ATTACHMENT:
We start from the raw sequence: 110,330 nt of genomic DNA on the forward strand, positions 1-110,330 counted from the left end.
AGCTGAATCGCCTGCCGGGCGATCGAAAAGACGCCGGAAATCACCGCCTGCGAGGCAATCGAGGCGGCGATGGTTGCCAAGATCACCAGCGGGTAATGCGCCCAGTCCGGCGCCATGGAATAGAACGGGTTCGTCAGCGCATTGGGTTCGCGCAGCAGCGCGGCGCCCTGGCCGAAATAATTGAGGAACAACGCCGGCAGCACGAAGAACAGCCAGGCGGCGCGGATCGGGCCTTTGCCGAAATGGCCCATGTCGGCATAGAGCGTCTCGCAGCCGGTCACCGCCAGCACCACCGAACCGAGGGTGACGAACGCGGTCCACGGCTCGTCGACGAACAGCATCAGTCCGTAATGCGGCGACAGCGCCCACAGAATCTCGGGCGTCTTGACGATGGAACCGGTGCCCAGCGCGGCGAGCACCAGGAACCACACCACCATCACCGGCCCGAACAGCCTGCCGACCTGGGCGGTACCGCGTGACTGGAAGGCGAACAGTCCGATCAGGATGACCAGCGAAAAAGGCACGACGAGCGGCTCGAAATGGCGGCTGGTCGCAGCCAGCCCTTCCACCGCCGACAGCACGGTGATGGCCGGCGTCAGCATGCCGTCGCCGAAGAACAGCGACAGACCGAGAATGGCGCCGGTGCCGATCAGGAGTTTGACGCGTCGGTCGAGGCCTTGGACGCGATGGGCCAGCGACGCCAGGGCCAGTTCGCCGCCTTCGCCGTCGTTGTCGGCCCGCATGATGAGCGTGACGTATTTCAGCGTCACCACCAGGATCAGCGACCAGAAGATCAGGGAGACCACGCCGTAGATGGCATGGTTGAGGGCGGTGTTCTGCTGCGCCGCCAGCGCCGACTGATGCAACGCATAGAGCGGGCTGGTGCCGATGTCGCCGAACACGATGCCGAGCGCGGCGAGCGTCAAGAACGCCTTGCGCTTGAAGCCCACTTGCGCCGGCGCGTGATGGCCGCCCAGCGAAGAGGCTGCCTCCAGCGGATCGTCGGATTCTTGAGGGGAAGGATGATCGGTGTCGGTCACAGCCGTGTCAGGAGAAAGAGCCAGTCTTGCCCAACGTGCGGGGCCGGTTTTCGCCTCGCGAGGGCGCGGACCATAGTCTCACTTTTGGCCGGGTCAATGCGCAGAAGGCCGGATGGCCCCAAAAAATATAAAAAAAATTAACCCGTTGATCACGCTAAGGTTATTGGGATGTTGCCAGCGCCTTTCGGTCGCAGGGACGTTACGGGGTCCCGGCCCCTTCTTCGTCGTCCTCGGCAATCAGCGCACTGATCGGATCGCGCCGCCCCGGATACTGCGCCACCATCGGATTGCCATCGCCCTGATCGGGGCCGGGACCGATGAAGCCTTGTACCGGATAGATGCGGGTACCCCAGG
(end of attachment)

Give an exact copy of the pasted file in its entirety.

We start from the raw sequence: 110,330 nt of genomic DNA on the forward strand, positions 1-110,330 counted from the left end.
AGCTGAATCGCCTGCCGGGCGATCGAAAAGACGCCGGAAATCACCGCCTGCGAGGCAATCGAGGCGGCGATGGTTGCCAAGATCACCAGCGGGTAATGCGCCCAGTCCGGCGCCATGGAATAGAACGGGTTCGTCAGCGCATTGGGTTCGCGCAGCAGCGCGGCGCCCTGGCCGAAATAATTGAGGAACAACGCCGGCAGCACGAAGAACAGCCAGGCGGCGCGGATCGGGCCTTTGCCGAAATGGCCCATGTCGGCATAGAGCGTCTCGCAGCCGGTCACCGCCAGCACCACCGAACCGAGGGTGACGAACGCGGTCCACGGCTCGTCGACGAACAGCATCAGTCCGTAATGCGGCGACAGCGCCCACAGAATCTCGGGCGTCTTGACGATGGAACCGGTGCCCAGCGCGGCGAGCACCAGGAACCACACCACCATCACCGGCCCGAACAGCCTGCCGACCTGGGCGGTACCGCGTGACTGGAAGGCGAACAGTCCGATCAGGATGACCAGCGAAAAAGGCACGACGAGCGGCTCGAAATGGCGGCTGGTCGCAGCCAGCCCTTCCACCGCCGACAGCACGGTGATGGCCGGCGTCAGCATGCCGTCGCCGAAGAACAGCGACAGACCGAGAATGGCGCCGGTGCCGATCAGGAGTTTGACGCGTCGGTCGAGGCCTTGGACGCGATGGGCCAGCGACGCCAGGGCCAGTTCGCCGCCTTCGCCGTCGTTGTCGGCCCGCATGATGAGCGTGACGTATTTCAGCGTCACCACCAGGATCAGCGACCAGAAGATCAGGGAGACCACGCCGTAGATGGCATGGTTGAGGGCGGTGTTCTGCTGCGCCGCCAGCGCCGACTGATGCAACGCATAGAGCGGGCTGGTGCCGATGTCGCCGAACACGATGCCGAGCGCGGCGAGCGTCAAGAACGCCTTGCGCTTGAAGCCCACTTGCGCCGGCGCGTGATGGCCGCCCAGCGAAGAGGCTGCCTCCAGCGGATCGTCGGATTCTTGAGGGGAAGGATGATCGGTGTCGGTCACAGCCGTGTCAGGAGAAAGAGCCAGTCTTGCCCAACGTGCGGGGCCGGTTTTCGCCTCGCGAGGGCGCGGACCATAGTCTCACTTTTGGCCGGGTCAATGCGCAGAAGGCCGGATGGCCCCAAAAAATATAAAAAAAATTAACCCGTTGATCACGCTAAGGTTATTGGGATGTTGCCAGCGCCTTTCGGTCGCAGGGACGTTACGGGGTCCCGGCCCCTTCTTCGTCGTCCTCGGCAATCAGCGCACTGATCGGATCGCGCCGCCCCGGATACTGCGCCACCATCGGATTGCCATCGCCCTGATCGGGGCCGGGACCGATGAAGCCTTGTACCGGATAGATGCGGGTACCCCAGG